Community groups and a state senator want the Douglas County Election Commissioner's Office investigated for its role in crafting legislation that shuttered dozens of polling places across the county this year.
They said the closings confused large numbers of voters during the primary and Tuesday's general election.
Emails exchanged between Election Commissioner Dave Phipps and other officials during the drafting of the legislation, they said, suggest a conflict of interest.
“We are dismayed about the implications of an election commissioner's involvement in such legislation,” Carolina Quezada, executive director of the Latino Center of the Midlands, said Wednesday.
“This would be an affront to our democratic process and an affront to the impartiality and fairness that is expected from public officials holding such positions.”
Phipps dismissed the group's accusations and acknowledged his role in writing most of Legislative Bill 449. The bill led to a reduction of polling places in Omaha and sparked controversy on whether that move was intended to confuse voters and suppress voting, particularly in lower-income, minority sections of Omaha that are dominated by Democrats.
After a public outcry, Phipps reopened 28 polling places for the general election.
“The allegation that I was involved in crafting LB 449 is absolutely correct,” said Phipps, a Republican. But he said his intent wasn't malevolent.
Rather, he said, the bill aimed to accomplish several tasks that would save money and streamline county election operations.
“This precinct-size business seems to overshadow everything, but it's one small part of a very large bill that does a number of different things for our office and voters across the state of Nebraska,” he said.
“I'm not sure where these behind-the-scenes machinations are supposedly happening here,” Phipps added. “I don't like to say it's laughable, but it seems laughable to me.”
The coalition of groups calling for an investigation includes Nebraskans for Civic Reform, the Nebraska ACLU, Black Men United of Omaha, Nebraska Appleseed and VOICE Omaha.
State Sen. Heath Mello of Omaha, a Democrat, said emails between Phipps and state officials showed “plotting behind the scenes to pass legislation designed to cause political chaos by dramatically altering voting precincts.”
Mello delivered a letter Wednesday asking a legislative committee to probe the drafting and passage of the bill, along with Phipps' involvement.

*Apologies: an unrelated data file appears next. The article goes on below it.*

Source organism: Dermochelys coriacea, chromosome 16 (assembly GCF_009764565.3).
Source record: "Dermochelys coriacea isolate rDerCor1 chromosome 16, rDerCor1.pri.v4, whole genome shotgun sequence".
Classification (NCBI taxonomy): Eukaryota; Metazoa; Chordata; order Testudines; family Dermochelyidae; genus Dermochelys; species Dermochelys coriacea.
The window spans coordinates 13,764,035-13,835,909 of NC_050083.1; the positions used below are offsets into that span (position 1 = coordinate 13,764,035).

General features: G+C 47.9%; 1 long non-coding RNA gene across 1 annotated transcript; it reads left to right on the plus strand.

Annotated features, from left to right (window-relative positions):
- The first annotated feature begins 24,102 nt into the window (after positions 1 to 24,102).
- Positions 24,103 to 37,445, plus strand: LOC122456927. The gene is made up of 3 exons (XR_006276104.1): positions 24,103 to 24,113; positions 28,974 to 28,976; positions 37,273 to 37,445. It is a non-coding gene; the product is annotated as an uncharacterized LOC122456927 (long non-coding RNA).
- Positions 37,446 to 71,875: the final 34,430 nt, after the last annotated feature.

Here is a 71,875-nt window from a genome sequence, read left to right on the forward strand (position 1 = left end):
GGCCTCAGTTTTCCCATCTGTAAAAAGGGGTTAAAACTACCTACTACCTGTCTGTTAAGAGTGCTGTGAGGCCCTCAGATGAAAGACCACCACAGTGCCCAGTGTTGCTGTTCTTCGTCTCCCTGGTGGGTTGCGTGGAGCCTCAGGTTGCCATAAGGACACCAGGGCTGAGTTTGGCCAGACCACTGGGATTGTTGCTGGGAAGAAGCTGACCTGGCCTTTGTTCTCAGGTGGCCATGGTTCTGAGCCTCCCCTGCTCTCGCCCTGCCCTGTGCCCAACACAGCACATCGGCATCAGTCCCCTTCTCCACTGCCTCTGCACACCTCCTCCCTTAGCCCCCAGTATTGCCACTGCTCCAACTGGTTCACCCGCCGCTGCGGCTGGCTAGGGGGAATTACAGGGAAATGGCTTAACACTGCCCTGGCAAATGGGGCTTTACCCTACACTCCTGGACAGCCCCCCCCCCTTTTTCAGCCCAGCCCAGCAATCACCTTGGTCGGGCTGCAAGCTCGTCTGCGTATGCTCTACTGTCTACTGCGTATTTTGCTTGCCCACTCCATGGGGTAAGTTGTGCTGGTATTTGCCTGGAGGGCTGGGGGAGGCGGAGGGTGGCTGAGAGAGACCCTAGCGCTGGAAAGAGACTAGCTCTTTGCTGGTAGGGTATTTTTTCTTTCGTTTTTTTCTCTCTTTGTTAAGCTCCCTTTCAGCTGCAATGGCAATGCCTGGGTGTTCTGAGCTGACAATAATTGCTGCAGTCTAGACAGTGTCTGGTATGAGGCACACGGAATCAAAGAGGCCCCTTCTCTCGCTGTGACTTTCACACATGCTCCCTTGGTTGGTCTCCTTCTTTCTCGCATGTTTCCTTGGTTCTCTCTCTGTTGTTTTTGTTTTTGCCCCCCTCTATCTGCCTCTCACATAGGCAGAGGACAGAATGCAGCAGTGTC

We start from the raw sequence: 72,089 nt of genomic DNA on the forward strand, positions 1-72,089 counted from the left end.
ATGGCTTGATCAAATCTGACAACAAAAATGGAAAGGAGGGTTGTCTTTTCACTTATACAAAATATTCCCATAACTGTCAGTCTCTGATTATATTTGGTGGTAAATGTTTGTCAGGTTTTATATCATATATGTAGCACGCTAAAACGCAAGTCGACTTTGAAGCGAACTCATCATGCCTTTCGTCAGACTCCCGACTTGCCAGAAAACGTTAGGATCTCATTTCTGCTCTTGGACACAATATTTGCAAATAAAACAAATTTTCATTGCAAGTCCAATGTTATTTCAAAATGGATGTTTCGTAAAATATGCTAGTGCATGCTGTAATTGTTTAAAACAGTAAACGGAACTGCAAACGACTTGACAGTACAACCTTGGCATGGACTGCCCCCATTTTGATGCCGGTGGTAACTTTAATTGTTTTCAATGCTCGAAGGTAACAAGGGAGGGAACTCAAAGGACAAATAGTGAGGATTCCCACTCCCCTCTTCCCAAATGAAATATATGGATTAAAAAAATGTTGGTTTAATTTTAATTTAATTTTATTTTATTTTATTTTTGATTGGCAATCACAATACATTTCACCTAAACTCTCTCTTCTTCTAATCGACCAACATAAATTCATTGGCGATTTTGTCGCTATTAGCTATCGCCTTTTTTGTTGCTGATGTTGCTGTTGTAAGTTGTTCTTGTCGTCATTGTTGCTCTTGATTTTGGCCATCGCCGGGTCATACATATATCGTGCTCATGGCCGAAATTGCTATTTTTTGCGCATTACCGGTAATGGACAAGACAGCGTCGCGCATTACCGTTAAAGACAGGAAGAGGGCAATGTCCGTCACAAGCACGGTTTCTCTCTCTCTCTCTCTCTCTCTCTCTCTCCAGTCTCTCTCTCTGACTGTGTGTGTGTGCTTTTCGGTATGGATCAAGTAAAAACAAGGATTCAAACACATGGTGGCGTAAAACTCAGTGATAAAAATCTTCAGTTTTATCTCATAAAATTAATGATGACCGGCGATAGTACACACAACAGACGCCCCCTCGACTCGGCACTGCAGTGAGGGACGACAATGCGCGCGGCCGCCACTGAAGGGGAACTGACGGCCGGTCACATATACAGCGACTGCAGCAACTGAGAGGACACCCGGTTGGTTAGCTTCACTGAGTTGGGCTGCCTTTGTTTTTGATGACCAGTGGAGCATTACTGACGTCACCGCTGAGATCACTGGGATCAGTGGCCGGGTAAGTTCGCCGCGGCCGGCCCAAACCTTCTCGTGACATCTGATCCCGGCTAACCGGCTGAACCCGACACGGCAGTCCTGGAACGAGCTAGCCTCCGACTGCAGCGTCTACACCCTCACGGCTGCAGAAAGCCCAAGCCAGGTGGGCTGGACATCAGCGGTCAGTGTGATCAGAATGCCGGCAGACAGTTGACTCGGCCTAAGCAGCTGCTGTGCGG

“Are they going to investigate themselves as well?” Phipps said of the Legislature. “They are the ones who voted for this bill.”
Nebraskans for Civic Reform released 14 emails indicating that Phipps, on Oct. 14, 2010, provided “legislative ideas” that included increasing the size of voting precincts from no more than 1,000 voters to no more than 3,000.
“Using voter turnout predictions and with the increase of early voting, you should be able to have much larger precincts,” Phipps said in the email. It was sent to John Murante, a legislative aide for Sen. John Nelson of Omaha, who introduced a measure calling for that change.
The bill was eventually amended and passed, upping the voter-per-precinct requirement to no more than 1,750 voters. Murante, a Republican, won election Tuesday as a state senator representing the Gretna area.
The emails include discussion between Phipps and Murante about objections being raised by Republican Secretary of State John Gale and his office about LB 449.
Phipps, in an email dated May 23, 2011, asks when a “wonderful celebration” will be planned due to the bill's passage.
He was responding to an email from Murante telling Phipps, Sarpy County Election Commissioner Wayne Bena and Carlos Castillo, a political ally of Gov. Dave Heineman and director of the Nebraska Department of Administrative Services, that LB 449 had been passed over the objections of Gale.
“Good (John Nelson) conquers evil (you know who),” wrote Murante. “... Special thanks to the evil mastermind behind this operation (Dave Phipps) and Secretary of State-in-waiting Wayne Bena for their work on LB 449.”
Adam Morfeld, executive director of Nebraskans for Civic Reform, said the organization would soon compile a report about Election Day difficulties at the polls.
Contact the writer:
Contact the writer: